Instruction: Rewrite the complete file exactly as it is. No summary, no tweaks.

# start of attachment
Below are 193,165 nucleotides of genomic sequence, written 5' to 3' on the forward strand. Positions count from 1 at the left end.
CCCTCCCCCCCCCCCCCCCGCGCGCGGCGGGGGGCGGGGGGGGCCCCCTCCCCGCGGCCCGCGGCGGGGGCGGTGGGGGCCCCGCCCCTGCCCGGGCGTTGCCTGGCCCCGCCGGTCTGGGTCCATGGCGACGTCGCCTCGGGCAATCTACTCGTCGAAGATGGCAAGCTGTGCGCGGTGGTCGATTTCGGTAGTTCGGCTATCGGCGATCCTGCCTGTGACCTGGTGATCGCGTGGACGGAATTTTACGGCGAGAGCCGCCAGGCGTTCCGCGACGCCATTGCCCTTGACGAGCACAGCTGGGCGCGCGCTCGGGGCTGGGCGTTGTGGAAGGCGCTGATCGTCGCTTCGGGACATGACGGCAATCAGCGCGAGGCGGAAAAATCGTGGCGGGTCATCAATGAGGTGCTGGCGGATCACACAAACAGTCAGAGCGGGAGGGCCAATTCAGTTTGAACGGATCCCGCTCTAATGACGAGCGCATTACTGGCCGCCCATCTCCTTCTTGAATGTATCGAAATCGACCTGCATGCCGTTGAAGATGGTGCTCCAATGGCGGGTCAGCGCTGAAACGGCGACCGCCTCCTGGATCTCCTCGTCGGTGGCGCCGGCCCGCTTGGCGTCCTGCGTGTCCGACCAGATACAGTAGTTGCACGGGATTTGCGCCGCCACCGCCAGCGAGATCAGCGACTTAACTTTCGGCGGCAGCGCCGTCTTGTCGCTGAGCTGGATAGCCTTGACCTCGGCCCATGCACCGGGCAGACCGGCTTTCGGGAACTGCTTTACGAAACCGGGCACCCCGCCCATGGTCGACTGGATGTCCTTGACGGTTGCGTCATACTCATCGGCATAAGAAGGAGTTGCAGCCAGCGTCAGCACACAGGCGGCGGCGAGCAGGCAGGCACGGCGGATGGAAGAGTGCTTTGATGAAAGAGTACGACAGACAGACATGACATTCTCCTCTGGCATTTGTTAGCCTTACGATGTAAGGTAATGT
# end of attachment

Below are 193,165 nucleotides of genomic sequence, written 5' to 3' on the forward strand. Positions count from 1 at the left end.
CCCTCCCCCCCCCCCCCCCGCGCGCGGCGGGGGGCGGGGGGGGCCCCCTCCCCGCGGCCCGCGGCGGGGGCGGTGGGGGCCCCGCCCCTGCCCGGGCGTTGCCTGGCCCCGCCGGTCTGGGTCCATGGCGACGTCGCCTCGGGCAATCTACTCGTCGAAGATGGCAAGCTGTGCGCGGTGGTCGATTTCGGTAGTTCGGCTATCGGCGATCCTGCCTGTGACCTGGTGATCGCGTGGACGGAATTTTACGGCGAGAGCCGCCAGGCGTTCCGCGACGCCATTGCCCTTGACGAGCACAGCTGGGCGCGCGCTCGGGGCTGGGCGTTGTGGAAGGCGCTGATCGTCGCTTCGGGACATGACGGCAATCAGCGCGAGGCGGAAAAATCGTGGCGGGTCATCAATGAGGTGCTGGCGGATCACACAAACAGTCAGAGCGGGAGGGCCAATTCAGTTTGAACGGATCCCGCTCTAATGACGAGCGCATTACTGGCCGCCCATCTCCTTCTTGAATGTATCGAAATCGACCTGCATGCCGTTGAAGATGGTGCTCCAATGGCGGGTCAGCGCTGAAACGGCGACCGCCTCCTGGATCTCCTCGTCGGTGGCGCCGGCCCGCTTGGCGTCCTGCGTGTCCGACCAGATACAGTAGTTGCACGGGATTTGCGCCGCCACCGCCAGCGAGATCAGCGACTTAACTTTCGGCGGCAGCGCCGTCTTGTCGCTGAGCTGGATAGCCTTGACCTCGGCCCATGCACCGGGCAGACCGGCTTTCGGGAACTGCTTTACGAAACCGGGCACCCCGCCCATGGTCGACTGGATGTCCTTGACGGTTGCGTCATACTCATCGGCATAAGAAGGAGTTGCAGCCAGCGTCAGCACACAGGCGGCGGCGAGCAGGCAGGCACGGCGGATGGAAGAGTGCTTTGATGAAAGAGTACGACAGACAGACATGACATTCTCCTCTGGCATTTGTTAGCCTTACGATGTAAGGTAATGT